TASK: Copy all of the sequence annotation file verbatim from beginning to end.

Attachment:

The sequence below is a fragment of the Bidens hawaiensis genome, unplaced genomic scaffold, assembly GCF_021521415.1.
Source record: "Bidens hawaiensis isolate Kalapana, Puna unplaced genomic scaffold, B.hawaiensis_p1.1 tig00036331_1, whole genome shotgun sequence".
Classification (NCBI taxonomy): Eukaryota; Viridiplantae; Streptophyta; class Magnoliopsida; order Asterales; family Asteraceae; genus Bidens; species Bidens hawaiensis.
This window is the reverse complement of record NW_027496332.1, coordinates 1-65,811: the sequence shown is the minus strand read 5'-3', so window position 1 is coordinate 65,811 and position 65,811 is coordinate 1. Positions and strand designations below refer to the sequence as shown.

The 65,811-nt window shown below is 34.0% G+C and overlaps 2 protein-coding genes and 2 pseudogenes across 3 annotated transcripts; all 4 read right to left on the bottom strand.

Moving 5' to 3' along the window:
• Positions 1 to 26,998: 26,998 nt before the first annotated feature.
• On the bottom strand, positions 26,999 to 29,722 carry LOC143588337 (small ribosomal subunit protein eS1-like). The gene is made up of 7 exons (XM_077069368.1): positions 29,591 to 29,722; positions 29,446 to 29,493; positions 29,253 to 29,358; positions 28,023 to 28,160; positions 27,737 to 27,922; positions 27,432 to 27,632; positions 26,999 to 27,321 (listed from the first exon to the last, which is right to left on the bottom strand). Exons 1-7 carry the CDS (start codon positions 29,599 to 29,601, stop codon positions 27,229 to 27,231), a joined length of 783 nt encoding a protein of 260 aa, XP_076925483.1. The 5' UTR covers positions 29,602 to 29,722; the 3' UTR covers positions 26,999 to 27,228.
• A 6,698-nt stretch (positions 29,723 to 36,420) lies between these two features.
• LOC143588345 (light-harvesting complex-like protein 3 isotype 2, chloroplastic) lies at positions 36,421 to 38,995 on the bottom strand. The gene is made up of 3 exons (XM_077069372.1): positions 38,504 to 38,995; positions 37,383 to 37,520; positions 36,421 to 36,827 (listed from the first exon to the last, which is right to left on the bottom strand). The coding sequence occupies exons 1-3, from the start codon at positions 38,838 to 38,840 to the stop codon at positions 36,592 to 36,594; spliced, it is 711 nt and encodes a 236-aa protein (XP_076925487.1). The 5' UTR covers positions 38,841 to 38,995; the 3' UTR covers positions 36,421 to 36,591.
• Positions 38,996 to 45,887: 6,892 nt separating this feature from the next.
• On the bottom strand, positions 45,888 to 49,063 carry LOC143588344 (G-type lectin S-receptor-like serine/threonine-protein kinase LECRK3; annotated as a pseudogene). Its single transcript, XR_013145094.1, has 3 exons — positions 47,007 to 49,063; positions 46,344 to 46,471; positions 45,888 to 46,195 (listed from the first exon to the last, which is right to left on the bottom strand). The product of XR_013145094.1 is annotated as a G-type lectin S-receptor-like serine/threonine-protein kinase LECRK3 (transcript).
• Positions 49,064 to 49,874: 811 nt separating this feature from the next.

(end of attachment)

The sequence below is a fragment of the Bidens hawaiensis genome, unplaced genomic scaffold, assembly GCF_021521415.1.
Source record: "Bidens hawaiensis isolate Kalapana, Puna unplaced genomic scaffold, B.hawaiensis_p1.1 tig00036331_1, whole genome shotgun sequence".
Classification (NCBI taxonomy): Eukaryota; Viridiplantae; Streptophyta; class Magnoliopsida; order Asterales; family Asteraceae; genus Bidens; species Bidens hawaiensis.
This window is the reverse complement of record NW_027496332.1, coordinates 1-65,811: the sequence shown is the minus strand read 5'-3', so window position 1 is coordinate 65,811 and position 65,811 is coordinate 1. Positions and strand designations below refer to the sequence as shown.

The 65,811-nt window shown below is 34.0% G+C and overlaps 2 protein-coding genes and 2 pseudogenes across 3 annotated transcripts; all 4 read right to left on the bottom strand.

Moving 5' to 3' along the window:
• Positions 1 to 26,998: 26,998 nt before the first annotated feature.
• On the bottom strand, positions 26,999 to 29,722 carry LOC143588337 (small ribosomal subunit protein eS1-like). The gene is made up of 7 exons (XM_077069368.1): positions 29,591 to 29,722; positions 29,446 to 29,493; positions 29,253 to 29,358; positions 28,023 to 28,160; positions 27,737 to 27,922; positions 27,432 to 27,632; positions 26,999 to 27,321 (listed from the first exon to the last, which is right to left on the bottom strand). Exons 1-7 carry the CDS (start codon positions 29,599 to 29,601, stop codon positions 27,229 to 27,231), a joined length of 783 nt encoding a protein of 260 aa, XP_076925483.1. The 5' UTR covers positions 29,602 to 29,722; the 3' UTR covers positions 26,999 to 27,228.
• A 6,698-nt stretch (positions 29,723 to 36,420) lies between these two features.
• LOC143588345 (light-harvesting complex-like protein 3 isotype 2, chloroplastic) lies at positions 36,421 to 38,995 on the bottom strand. The gene is made up of 3 exons (XM_077069372.1): positions 38,504 to 38,995; positions 37,383 to 37,520; positions 36,421 to 36,827 (listed from the first exon to the last, which is right to left on the bottom strand). The coding sequence occupies exons 1-3, from the start codon at positions 38,838 to 38,840 to the stop codon at positions 36,592 to 36,594; spliced, it is 711 nt and encodes a 236-aa protein (XP_076925487.1). The 5' UTR covers positions 38,841 to 38,995; the 3' UTR covers positions 36,421 to 36,591.
• Positions 38,996 to 45,887: 6,892 nt separating this feature from the next.
• On the bottom strand, positions 45,888 to 49,063 carry LOC143588344 (G-type lectin S-receptor-like serine/threonine-protein kinase LECRK3; annotated as a pseudogene). Its single transcript, XR_013145094.1, has 3 exons — positions 47,007 to 49,063; positions 46,344 to 46,471; positions 45,888 to 46,195 (listed from the first exon to the last, which is right to left on the bottom strand). The product of XR_013145094.1 is annotated as a G-type lectin S-receptor-like serine/threonine-protein kinase LECRK3 (transcript).
• Positions 49,064 to 49,874: 811 nt separating this feature from the next.